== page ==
The 2005 U.K. law generally allows remote sites such as these. The rules are not so relaxed in the U.S. However, a recent appellate court ruling in the U.S. states that, in at least one case, an Web-based gambling site did not violate states laws. Most legal minds urge gamblers and others interested in the issue to stay tuned.

Some have given their attention to finding benefits of legalized gambling, noting that this huge industry might be a key to economic recovery in the United States. At the heart of their argument are examples such as established lotteries run by various states, in addition to the government revenues that flow in to state coffers from riverboats and land-based casinos.

Part of this effort rests on the shoulders of more than 100 legal representatives working for common sense in Internet gambling laws. This hoard of attorneys has the task of trying to keep the World Wide Web/Internet free from government intervention.

Bob Ciaffone is considered one of the experts on the subject of gambling and poker in general, and on the transition to online gambling. He suggests that any regulation of Web-based gambling should reduce competition from outside the U.S., so that the citizens of the U.S. would benefit in legal gambling states. His detailed plan would parallel the U.K. situation since that country passed its 2005 rules. Ciaffone also strongly urges U.S. lawmakers to keep Internet gambling laws separate from the 40-year-old Wire Act, which was passed to control illegal gambling over the telephone.

In essence, Ciaffone writes that the UIGEA attempted to do the right thing, but does it in all the wrong ways. The restrictions have severely handicapped what could be a great revenue source with proper regulation, according to Ciaffone.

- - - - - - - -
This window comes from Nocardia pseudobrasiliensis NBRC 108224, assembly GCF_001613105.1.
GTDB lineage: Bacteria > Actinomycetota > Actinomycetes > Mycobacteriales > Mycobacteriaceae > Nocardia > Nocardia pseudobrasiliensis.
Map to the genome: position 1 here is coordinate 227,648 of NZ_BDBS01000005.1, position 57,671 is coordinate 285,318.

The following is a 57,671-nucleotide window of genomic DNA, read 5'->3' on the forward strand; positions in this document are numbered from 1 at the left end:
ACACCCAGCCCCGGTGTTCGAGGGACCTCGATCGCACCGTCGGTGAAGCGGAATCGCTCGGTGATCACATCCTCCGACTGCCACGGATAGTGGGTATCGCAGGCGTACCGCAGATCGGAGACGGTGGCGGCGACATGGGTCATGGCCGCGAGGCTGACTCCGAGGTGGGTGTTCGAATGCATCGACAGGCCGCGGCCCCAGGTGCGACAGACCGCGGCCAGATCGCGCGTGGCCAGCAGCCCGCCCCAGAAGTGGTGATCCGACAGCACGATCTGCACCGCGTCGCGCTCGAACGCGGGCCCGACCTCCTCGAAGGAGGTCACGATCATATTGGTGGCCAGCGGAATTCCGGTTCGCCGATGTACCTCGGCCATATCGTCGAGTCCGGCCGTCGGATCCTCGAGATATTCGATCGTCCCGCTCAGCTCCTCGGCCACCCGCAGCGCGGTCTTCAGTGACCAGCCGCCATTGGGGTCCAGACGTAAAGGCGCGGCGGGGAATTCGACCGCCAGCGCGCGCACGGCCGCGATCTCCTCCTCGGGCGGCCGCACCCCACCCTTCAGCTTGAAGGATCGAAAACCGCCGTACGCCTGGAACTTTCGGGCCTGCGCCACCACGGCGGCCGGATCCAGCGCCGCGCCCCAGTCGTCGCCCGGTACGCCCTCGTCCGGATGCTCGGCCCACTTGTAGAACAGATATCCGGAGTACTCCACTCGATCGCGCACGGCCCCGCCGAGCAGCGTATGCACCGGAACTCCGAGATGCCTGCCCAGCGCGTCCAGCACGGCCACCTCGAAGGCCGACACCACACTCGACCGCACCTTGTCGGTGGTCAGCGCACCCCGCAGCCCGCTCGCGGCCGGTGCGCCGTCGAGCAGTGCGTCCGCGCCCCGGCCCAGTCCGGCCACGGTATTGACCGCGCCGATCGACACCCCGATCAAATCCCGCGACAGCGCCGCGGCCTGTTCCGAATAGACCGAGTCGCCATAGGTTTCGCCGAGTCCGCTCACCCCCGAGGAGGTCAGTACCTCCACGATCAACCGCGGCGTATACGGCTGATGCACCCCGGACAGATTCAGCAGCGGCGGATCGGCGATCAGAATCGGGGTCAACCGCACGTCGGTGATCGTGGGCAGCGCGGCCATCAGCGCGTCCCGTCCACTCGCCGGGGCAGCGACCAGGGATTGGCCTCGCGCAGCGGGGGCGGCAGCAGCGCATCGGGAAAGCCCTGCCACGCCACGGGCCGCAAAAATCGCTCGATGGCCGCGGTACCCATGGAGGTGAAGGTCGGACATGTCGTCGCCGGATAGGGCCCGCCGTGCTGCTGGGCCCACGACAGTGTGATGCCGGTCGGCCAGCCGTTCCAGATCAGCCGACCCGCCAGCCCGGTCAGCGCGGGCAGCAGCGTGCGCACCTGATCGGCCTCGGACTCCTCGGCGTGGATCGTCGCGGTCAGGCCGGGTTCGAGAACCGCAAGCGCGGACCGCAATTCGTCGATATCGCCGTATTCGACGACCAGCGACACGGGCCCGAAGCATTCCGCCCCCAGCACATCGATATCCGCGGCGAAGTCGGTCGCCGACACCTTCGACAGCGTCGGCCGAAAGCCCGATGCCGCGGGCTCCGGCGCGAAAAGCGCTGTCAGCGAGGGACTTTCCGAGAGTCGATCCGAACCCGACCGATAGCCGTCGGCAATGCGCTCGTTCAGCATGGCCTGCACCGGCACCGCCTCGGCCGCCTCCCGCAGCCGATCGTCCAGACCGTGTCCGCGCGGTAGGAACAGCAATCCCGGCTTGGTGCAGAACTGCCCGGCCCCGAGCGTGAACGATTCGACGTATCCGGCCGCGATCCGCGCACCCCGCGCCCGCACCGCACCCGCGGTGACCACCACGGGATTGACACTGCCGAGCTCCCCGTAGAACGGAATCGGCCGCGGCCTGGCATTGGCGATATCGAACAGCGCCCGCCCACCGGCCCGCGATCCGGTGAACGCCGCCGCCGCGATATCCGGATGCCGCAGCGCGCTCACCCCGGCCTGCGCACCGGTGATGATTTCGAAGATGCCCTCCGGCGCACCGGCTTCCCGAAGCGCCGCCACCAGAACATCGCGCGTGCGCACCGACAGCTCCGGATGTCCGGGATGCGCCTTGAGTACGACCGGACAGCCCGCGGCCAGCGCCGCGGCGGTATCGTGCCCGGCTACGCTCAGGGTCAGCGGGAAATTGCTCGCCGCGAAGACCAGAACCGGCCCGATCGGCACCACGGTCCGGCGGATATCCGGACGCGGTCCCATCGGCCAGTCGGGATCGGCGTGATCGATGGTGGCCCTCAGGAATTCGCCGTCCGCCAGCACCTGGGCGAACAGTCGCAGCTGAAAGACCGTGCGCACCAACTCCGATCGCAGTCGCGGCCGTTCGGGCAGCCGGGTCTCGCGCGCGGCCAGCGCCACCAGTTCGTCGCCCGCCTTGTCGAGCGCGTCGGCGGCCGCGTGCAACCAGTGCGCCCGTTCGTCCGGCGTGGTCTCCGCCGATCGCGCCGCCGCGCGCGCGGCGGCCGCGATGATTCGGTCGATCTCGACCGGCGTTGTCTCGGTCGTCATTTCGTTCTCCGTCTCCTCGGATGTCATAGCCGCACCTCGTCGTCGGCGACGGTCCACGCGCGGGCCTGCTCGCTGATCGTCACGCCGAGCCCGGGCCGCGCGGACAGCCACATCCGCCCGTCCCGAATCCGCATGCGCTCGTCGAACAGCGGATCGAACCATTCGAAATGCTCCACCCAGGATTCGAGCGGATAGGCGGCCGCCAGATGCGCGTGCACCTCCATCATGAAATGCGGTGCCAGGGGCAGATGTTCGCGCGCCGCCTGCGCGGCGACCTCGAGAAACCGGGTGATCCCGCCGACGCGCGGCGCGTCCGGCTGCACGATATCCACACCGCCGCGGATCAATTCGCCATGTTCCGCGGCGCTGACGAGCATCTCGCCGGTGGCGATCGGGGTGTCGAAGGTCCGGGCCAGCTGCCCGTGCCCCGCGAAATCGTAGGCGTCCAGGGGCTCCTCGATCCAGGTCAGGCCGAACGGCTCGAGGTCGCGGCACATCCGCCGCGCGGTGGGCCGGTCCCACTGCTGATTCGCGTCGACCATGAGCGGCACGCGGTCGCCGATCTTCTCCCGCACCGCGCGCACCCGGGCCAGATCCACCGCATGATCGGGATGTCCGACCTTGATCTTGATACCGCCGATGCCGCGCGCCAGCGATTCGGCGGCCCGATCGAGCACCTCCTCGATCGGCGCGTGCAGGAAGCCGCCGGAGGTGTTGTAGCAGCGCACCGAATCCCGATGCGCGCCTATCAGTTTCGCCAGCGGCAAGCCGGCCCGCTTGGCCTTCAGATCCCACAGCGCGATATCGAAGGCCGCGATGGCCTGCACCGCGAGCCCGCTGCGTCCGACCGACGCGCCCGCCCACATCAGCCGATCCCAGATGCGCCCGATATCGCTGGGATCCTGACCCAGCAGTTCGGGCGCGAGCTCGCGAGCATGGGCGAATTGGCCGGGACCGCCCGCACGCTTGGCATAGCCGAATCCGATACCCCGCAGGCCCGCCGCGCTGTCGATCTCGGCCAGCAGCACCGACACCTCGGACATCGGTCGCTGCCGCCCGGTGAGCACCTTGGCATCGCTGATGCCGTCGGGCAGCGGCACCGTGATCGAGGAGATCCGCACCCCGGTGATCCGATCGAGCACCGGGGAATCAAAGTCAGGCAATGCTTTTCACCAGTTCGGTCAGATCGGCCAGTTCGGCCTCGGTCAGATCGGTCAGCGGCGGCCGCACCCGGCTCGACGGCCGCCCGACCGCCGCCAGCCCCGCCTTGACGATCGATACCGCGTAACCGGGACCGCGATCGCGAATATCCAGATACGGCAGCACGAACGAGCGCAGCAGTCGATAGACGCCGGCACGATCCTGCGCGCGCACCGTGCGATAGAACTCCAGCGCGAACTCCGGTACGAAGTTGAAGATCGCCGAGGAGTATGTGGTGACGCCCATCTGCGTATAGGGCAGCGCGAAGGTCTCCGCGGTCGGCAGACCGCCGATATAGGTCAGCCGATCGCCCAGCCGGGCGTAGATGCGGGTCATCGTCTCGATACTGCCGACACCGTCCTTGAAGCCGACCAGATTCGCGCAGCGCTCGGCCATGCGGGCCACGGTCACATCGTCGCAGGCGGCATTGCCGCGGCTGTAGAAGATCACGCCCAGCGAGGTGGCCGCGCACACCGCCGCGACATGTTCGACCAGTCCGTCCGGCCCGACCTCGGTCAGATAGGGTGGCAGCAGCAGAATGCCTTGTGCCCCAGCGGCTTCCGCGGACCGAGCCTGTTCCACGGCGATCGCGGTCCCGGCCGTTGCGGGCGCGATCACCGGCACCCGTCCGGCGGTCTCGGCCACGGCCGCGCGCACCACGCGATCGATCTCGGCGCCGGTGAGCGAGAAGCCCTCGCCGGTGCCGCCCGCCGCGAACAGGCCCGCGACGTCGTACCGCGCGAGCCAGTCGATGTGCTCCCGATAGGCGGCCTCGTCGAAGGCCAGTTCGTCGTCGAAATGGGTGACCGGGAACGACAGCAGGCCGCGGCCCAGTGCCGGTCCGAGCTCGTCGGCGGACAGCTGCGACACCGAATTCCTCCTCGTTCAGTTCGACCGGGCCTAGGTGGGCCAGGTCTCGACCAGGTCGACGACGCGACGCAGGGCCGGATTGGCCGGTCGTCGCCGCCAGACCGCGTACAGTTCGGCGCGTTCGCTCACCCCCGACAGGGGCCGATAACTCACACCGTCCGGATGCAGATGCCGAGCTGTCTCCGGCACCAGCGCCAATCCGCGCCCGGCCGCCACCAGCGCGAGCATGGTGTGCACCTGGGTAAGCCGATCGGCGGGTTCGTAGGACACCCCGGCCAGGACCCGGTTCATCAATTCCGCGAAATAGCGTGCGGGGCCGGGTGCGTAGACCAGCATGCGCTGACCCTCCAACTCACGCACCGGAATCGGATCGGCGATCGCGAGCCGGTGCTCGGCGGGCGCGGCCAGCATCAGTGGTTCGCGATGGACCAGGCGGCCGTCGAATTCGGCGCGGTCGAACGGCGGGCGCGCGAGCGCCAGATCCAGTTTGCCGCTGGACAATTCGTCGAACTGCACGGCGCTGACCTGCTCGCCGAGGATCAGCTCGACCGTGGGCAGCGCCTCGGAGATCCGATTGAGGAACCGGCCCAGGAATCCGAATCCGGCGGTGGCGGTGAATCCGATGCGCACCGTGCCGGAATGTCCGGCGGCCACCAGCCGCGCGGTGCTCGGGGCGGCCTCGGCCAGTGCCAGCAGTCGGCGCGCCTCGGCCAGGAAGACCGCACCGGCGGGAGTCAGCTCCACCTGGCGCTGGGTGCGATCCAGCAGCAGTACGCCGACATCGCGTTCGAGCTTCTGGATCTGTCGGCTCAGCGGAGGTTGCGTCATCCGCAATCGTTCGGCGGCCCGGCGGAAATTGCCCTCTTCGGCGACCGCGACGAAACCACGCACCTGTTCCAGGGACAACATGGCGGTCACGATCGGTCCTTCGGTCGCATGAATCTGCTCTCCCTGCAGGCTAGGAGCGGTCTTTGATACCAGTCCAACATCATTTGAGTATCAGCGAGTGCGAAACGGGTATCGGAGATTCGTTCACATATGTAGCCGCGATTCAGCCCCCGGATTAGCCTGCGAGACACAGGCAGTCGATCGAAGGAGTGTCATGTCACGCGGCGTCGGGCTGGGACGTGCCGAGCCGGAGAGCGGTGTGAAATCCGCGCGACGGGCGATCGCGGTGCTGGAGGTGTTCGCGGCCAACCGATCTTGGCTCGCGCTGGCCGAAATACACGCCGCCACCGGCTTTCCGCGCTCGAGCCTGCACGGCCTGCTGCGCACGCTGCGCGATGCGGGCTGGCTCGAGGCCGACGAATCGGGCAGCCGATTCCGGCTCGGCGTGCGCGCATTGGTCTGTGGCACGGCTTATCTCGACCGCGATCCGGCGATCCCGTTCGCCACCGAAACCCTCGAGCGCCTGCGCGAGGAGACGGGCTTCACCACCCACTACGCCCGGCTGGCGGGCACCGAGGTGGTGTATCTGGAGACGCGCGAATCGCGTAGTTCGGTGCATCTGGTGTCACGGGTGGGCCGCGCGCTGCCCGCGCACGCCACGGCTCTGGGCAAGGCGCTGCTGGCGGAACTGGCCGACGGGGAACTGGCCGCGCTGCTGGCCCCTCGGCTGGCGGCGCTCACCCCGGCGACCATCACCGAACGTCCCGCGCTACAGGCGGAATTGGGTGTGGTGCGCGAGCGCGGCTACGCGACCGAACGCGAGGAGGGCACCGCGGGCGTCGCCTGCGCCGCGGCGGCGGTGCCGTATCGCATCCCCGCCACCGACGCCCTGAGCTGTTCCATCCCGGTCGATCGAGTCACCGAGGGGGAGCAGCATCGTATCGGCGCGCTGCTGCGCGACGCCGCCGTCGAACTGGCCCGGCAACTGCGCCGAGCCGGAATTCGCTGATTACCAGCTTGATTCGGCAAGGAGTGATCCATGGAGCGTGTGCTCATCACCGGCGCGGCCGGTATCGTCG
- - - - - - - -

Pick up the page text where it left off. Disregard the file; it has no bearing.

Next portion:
Consider a statement on the UIGEA from the most-recognizable poker player in the world, Doyle Brunson. Though is comments apply to his favorite game of poker, they can easily relate to all Internet gambling laws. He said, in essence, that his company received good legal advice that indicates Internet poker is not “expressly” illegal. He encourages U.S. players to learn the laws of their own state.

While this brief summary touches only the high points of a huge and complex subject, there are sources that have already compiled details for the various states. Check these sites:

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Politicians Want to Protect us From the Evils of On-Line Gambling Part 1

This is part 1 of a multipart series of articles regarding proposed anti-gambling legislation. In this article I discuss the proposed legislation, what the politicians say it does, some facts about the current state of online gambling, and what the bills really propose.

The legislators are trying to protect us from something, or are they? The whole thing seems a little confusing to say the least.

The House, and the Senate, are once again considering the issue of “Online Gambling”. Bills have been submitted by Congressmen Goodlatte and Leach, and also by Senator Kyl.

The bill being put forward by Rep. Goodlatte has the stated intention of updating the Wire Act to outlaw all forms of online gambling, to make it illegal for a gambling business to accept credit and electronic transfers, and to force ISPs and Common Carriers to block access to gambling related sites at the request of law enforcement.

Just as does Rep. Goodlatte, Sen. Kyl, in his bill, Prohibition on Funding of Unlawful Internet Gambling, makes it illegal for gambling businesses to accept credit cards, electronic transfers, checks and other forms of payment, but his bill does not address the placement of bets.

The bill submitted by Rep. Leach, The Unlawful Internet Gambling Enforcement Act, is basically a copy of the bill submitted by Sen. Kyl. It focuses on preventing gambling businesses from accepting credit cards, electronic transfers, checks, and other payments, and like the Kyl bill makes no changes to what is currently legal.